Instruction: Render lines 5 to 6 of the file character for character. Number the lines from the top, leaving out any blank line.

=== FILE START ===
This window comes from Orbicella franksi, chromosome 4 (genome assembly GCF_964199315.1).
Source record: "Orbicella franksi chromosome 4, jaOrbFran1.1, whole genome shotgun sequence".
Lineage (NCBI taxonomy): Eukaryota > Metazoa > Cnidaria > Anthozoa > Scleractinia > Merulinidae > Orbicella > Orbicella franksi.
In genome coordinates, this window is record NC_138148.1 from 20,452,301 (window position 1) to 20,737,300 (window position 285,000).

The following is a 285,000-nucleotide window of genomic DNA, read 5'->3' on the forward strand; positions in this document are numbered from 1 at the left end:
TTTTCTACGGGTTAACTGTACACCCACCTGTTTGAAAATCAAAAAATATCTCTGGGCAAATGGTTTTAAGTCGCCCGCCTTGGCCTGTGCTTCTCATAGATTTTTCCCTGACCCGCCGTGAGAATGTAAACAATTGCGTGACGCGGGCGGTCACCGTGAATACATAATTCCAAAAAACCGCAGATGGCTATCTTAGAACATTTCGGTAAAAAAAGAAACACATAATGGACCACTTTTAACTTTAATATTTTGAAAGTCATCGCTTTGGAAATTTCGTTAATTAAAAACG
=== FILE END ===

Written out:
The following is a 285,000-nucleotide window of genomic DNA, read 5'->3' on the forward strand; positions in this document are numbered from 1 at the left end:
TTTTCTACGGGTTAACTGTACACCCACCTGTTTGAAAATCAAAAAATATCTCTGGGCAAATGGTTTTAAGTCGCCCGCCTTGGCCTGTGCTTCTCATAGATTTTTCCCTGACCCGCCGTGAGAATGTAAACAATTGCGTGACGCGGGCGGTCACCGTGAATACATAATTCCAAAAAACCGCAGATGGCTATCTTAGAACATTTCGGTAAAAAAAGAAACACATAATGGACCACTTTTAACTTTAATATTTTGAAAGTCATCGCTTTGGAAATTTCGTTAATTAAAAACG